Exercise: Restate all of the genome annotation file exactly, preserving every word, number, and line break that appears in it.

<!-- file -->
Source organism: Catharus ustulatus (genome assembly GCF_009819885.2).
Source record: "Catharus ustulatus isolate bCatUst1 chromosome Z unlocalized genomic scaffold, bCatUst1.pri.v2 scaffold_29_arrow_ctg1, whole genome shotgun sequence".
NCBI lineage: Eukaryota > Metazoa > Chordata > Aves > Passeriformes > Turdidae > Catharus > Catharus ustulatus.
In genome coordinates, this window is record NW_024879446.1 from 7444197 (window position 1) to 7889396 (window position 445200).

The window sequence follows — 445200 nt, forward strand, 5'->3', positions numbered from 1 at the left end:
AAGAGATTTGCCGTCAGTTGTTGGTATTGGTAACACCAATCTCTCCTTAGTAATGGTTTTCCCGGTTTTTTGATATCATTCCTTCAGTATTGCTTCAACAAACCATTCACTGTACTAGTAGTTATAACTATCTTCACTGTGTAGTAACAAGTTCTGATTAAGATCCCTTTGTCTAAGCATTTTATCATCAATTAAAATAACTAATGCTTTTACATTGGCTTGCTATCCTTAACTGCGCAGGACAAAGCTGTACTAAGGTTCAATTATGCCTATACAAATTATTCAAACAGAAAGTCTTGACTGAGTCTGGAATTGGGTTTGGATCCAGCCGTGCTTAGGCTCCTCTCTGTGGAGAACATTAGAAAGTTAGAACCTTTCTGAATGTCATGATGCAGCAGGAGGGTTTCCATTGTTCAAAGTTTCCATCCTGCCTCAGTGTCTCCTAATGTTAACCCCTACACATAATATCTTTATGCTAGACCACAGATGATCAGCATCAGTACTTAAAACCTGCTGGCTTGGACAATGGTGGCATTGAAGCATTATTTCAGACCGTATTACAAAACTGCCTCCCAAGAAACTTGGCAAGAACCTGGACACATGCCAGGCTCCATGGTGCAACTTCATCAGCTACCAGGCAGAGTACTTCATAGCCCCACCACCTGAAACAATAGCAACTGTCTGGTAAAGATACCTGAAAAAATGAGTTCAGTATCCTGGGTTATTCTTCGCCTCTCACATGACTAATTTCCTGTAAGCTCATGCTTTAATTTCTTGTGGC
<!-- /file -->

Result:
Source organism: Catharus ustulatus (genome assembly GCF_009819885.2).
Source record: "Catharus ustulatus isolate bCatUst1 chromosome Z unlocalized genomic scaffold, bCatUst1.pri.v2 scaffold_29_arrow_ctg1, whole genome shotgun sequence".
NCBI lineage: Eukaryota > Metazoa > Chordata > Aves > Passeriformes > Turdidae > Catharus > Catharus ustulatus.
In genome coordinates, this window is record NW_024879446.1 from 7444197 (window position 1) to 7889396 (window position 445200).

The window sequence follows — 445200 nt, forward strand, 5'->3', positions numbered from 1 at the left end:
AAGAGATTTGCCGTCAGTTGTTGGTATTGGTAACACCAATCTCTCCTTAGTAATGGTTTTCCCGGTTTTTTGATATCATTCCTTCAGTATTGCTTCAACAAACCATTCACTGTACTAGTAGTTATAACTATCTTCACTGTGTAGTAACAAGTTCTGATTAAGATCCCTTTGTCTAAGCATTTTATCATCAATTAAAATAACTAATGCTTTTACATTGGCTTGCTATCCTTAACTGCGCAGGACAAAGCTGTACTAAGGTTCAATTATGCCTATACAAATTATTCAAACAGAAAGTCTTGACTGAGTCTGGAATTGGGTTTGGATCCAGCCGTGCTTAGGCTCCTCTCTGTGGAGAACATTAGAAAGTTAGAACCTTTCTGAATGTCATGATGCAGCAGGAGGGTTTCCATTGTTCAAAGTTTCCATCCTGCCTCAGTGTCTCCTAATGTTAACCCCTACACATAATATCTTTATGCTAGACCACAGATGATCAGCATCAGTACTTAAAACCTGCTGGCTTGGACAATGGTGGCATTGAAGCATTATTTCAGACCGTATTACAAAACTGCCTCCCAAGAAACTTGGCAAGAACCTGGACACATGCCAGGCTCCATGGTGCAACTTCATCAGCTACCAGGCAGAGTACTTCATAGCCCCACCACCTGAAACAATAGCAACTGTCTGGTAAAGATACCTGAAAAAATGAGTTCAGTATCCTGGGTTATTCTTCGCCTCTCACATGACTAATTTCCTGTAAGCTCATGCTTTAATTTCTTGTGGC